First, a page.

SLEEP TRAINING — PART 1

A perfectly sleep-conducive environment

by Rosalee Lahaie Hera

Whether you've got a night owl newborn, all-night-party toddler, or wide-eyed school aged kiddo, at some point you may have wondered (quietly or aloud!) why sleep feels so hard.

The thing is: it doesn’t have to feel that way.

There is a proven, science-backed framework that works for any (non-medical) sleep issue you’re tackling with your kiddos.

There are four magical keys to great sleep: a perfectly sleep-conducive environment, an age-appropriate sleep schedule, a consistent bedtime and nap time routine, and sleep independence.

The very first place to look for sleep improvements is inside your child’s sleep environment.

After 8 weeks of age, all human beings sleep best in cave-like conditions for both nighttime and daytime sleep. A pitch-black room allows humans to adequately and consistently produce an important sleep hormone called melatonin. Many sleep issues, from night wakings to early morning wakings to short naps, are improved by darkening the room environment.

"While it’s not possible for babies to be afraid of the dark, it can happen as your kiddos grow. If your older kiddos express fear of the dark, you can add a warm (red hue) nightlight inside the room to help provide reassurance while also avoiding messing with melatonin."

While they are a good place to start, blackout blinds and curtains are often not enough to block out beams of light coming into your kiddo’s sleep environment. You may need to add blackout tape or other products that can be placed flush against the window to ensure these beams of light are covered. A stack of towels at the bottom of bedroom doors can help to eliminate any extra light streaming in from the hallway. In addition, blackout or other tape can help to cover any electronic lights inside the room.

While it’s not possible for babies to be afraid of the dark, it can happen as your kiddos grow. If your older kiddos express fear of the dark, you can add a warm (red hue) nightlight inside the room to help provide reassurance while also avoiding messing with melatonin.

The room should be on the cooler side for good sleep (20-21 Celsius, or 68-70 Fahrenheit). Whether you’ve got a wee or big one, you’ll want to avoid overheating them. Use no more than two layers of cotton clothing and for older kiddos in a bed, avoid using heavy bed coverings. Keep in mind that hands, feet and faces will always feel cold in this environment. This is okay because these are not good indicators of core body temperature. If you are ever concerned that your child is too cold, check their belly in the morning. If it is warm (not sweaty), they are warm enough.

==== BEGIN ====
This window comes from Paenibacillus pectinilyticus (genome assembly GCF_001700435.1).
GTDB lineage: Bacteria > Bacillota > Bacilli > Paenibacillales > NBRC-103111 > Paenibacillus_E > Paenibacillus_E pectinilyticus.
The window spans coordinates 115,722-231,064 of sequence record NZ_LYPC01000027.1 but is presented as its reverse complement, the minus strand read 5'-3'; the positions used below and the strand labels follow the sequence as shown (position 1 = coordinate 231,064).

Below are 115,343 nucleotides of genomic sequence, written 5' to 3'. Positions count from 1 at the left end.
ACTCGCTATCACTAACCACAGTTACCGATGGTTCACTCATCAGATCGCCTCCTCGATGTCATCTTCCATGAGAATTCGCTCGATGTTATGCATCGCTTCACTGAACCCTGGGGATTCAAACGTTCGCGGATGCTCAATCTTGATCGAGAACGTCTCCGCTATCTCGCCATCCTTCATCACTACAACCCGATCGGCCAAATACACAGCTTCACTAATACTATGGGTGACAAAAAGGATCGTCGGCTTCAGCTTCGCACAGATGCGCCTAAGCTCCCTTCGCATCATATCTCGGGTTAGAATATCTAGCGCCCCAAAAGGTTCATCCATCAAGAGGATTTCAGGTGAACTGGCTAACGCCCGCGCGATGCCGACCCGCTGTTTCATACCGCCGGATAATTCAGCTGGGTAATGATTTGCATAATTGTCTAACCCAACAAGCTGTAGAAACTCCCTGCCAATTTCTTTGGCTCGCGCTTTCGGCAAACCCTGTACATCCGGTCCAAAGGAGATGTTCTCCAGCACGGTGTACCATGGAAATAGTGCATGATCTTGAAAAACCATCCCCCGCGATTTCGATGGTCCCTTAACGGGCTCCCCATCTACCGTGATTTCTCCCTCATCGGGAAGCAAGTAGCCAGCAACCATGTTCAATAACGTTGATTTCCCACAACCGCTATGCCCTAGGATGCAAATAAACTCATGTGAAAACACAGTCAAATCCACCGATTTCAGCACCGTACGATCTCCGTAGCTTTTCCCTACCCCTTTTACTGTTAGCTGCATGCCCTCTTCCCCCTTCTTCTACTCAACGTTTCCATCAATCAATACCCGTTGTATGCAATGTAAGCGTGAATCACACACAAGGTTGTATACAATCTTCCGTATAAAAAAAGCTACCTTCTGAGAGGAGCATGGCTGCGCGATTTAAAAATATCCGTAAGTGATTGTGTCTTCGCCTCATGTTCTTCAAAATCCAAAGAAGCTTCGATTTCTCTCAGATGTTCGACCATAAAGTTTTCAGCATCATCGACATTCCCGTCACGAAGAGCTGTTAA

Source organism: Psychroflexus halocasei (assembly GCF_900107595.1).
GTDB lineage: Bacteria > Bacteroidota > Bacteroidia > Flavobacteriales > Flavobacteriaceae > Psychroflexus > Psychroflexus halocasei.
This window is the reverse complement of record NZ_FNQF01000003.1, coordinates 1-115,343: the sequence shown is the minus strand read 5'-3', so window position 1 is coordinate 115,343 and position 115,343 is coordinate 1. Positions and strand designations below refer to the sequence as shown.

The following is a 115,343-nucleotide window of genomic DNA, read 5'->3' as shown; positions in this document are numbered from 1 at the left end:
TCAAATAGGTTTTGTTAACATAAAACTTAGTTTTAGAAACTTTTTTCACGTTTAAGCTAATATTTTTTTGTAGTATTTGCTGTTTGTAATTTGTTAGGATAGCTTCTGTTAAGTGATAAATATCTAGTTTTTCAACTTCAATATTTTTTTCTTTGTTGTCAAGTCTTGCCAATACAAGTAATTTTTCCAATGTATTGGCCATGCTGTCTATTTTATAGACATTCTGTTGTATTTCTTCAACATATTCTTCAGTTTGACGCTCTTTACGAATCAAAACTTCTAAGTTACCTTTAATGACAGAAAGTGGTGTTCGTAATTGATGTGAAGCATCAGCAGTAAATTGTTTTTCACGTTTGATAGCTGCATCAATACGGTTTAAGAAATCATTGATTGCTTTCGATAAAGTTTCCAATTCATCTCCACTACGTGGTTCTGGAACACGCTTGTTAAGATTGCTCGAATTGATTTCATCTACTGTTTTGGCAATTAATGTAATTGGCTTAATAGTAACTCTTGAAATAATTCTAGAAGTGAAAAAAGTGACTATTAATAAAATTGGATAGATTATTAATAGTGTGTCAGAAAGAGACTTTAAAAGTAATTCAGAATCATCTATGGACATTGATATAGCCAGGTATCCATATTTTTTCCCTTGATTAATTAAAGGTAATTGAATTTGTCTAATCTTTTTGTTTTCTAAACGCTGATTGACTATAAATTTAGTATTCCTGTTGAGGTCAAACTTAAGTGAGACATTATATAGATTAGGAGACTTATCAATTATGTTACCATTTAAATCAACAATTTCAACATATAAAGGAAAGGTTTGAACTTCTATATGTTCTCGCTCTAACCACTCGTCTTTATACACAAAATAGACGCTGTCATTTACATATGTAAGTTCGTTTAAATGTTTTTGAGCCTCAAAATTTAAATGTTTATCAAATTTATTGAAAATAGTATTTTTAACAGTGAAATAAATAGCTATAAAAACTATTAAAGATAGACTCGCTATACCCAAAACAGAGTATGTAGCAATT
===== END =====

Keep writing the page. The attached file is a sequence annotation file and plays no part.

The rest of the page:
Consider adding continuous white or pink (a deeper sound like the sound of the ocean) noise. Continuous noise is remarkable; it helps block out background noises, but more importantly, it helps your little one seamlessly connect their sleep-wake cycles. Sleep-wake cycles are set patterns of deep and light sleep, and typically end during a period of very light sleep. However, if your child falls asleep listening to white or pink noise and then later stirs through this very light period of sleep and hears the same sound, they are much more likely to fall right back to sleep. This means that they’re more likely to sleep for longer periods of time overnight and during naps.

Once you’ve ensured a perfectly sleep-conducive environment, you can move on to ensuring your little one’s sleep schedule is in good shape.

Rosalee Lahaie Hera is a Certified Pediatric & Newborn Sleep Consultant, a Certified Potty Training Consultant, and the founder of Baby Sleep Love. She’s also a mom to two beautiful little humans. Rosalee is a researcher at heart with a background in healthcare management and a passion for sleep science. She takes a highly analytical approach and uses proven, gentle methods to help families (like yours!) get the sleep they need. Rosalee is a big fan of fancy coffee and great food (both cooking it and eating it). You can connect with Rosalee on Facebook or Instagram.